Chuck (2017) Film Review from the 16th Annual Tribeca Film Festival, a movie directed by Philippe Falardeau and starring Liev Schreiber, Elisabeth Moss, Naomi Watts, Ron Perlman, Jim Gaffigan, Morgan Spector, Pooch Hall, and Michael Rapaport.
Chuck enters a long list of boxing biopics that have been told in Hollywood, but this film isn’t your typical boxing story. Based on the life of famed boxing legend Chuck Wepner, the film plays out like an underdog story, but it also shows the beauty of getting beaten in the ring. For those who don’t know, Chuck’s story helped inspire Rocky, which no one knew much about. Even though boxing is part of the film, it is not entirely about the sport but more on the athlete.
The film focuses on the prominent career of local New Jersey boxer Chuck Wepner, played by the tough yet charming Live Schreiber. Wepner has been called The Bleeder from Bayonne due to him having to take up punches from his opponents. Following his career, we see a turning point when he gains a Heavyweight title shot against Muhammed Ali after his famous win in Rumble in the Jungle. It’s no surprise that he was never going to win that fight, but he does get a kick out of that match bragging to people that he did knock out the champ for just a second and went through 15 rounds with him. He ends up being treated like a hero in his hometown. He becomes a local celebrity who ends up being an inspiration to Sylvester Stallone’s Rocky character.
There are some parallels between Chuck’s story and Rocky’s. Narrated by the famous boxer in what sounds more like a sales pitch, Chuck was an underdog like his fictional counterpart but he’s not inexperienced or was much of a faithful husband. He ends up cheating on his wife Pyllis (Elizabeth Moss) and never gets to be part of his daughter’s life since the fight with Ali. We see the boxer as he spirals down into a shell of his former self by partying, drinking, and drugs while taking advantage over the success of Rocky. Funny enough, Chuck’s journey is also similar to Requiem for a Heavyweight, a film that also gets played in the biopic.
The movie tends to be close to the real-life story of Chuck Wepner like other boxing films, but it never lost touch of that humor that plays so well with him. Even the side story of him finding Stallone (Morgan Spector) and almost getting a walk-on role in Rocky III makes it a quality film. It was also funny seeing him resort to fighting a bear or Andre The Giant to keep his career going. Chuck comes out breaking the trend of traditional boxing films that it’s story involuntarily inspired.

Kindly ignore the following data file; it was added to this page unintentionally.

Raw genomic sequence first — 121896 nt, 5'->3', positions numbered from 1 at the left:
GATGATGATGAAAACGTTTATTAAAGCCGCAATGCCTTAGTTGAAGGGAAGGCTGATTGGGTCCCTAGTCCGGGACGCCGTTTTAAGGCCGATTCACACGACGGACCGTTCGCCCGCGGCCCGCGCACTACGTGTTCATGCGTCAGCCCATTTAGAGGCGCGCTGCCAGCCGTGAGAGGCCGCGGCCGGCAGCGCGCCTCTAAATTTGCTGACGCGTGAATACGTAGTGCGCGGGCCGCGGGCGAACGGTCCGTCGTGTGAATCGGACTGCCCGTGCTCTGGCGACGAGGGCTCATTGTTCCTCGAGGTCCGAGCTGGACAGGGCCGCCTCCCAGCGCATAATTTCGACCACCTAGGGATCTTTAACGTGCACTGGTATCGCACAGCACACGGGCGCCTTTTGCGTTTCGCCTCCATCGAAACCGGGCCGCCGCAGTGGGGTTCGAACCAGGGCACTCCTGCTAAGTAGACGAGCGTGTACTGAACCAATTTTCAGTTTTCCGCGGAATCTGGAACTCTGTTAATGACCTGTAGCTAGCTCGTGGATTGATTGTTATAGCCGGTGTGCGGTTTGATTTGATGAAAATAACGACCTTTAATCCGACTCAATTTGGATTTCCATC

Chuck’s life has a mix of lightness and drama, something that makes the film enjoyable to watch. Schreiber manages to give enough wit and charm to this character even though certain liberties may have been taken for the film. Chuck comes off as this workaholic who becomes obsessive with his celebrity status. There is a warm friendliness from his small-mindedness that makes him appealing.
The film works so well with the supporting cast, especially with Elisabeth Moss as the tough-as-nails wife of Chuck. Moss plays off Phyllis as this caring wife who can’t stand the fact that Chuck has let his ego get the better of him. The additions of Ron Perlman and Jim Gaffigan make the film a delight to see. Even Pooch Hall plays a convincing Muhammed Ali with his style and attitude. What’s more interesting is Naomi Watt’s role as Linda, the woman whom Chuck ends up getting close with during his career’s downfall. Both Schreiber and Watts show some great chemistry that triumph over the final act of the film.
To that end, Chuck has a lot going for it with it’s subject, allowing the film to acknowledge that it’s another boxing movie that doesn’t want to be the best of them. It just wants to go the distance and see where it goes, which is what the film does best. Wepner’s story offers a lot to think about in boxing and in life. It gives us a reality check that you can’t win them all, but it’s how you rise above that and move on.
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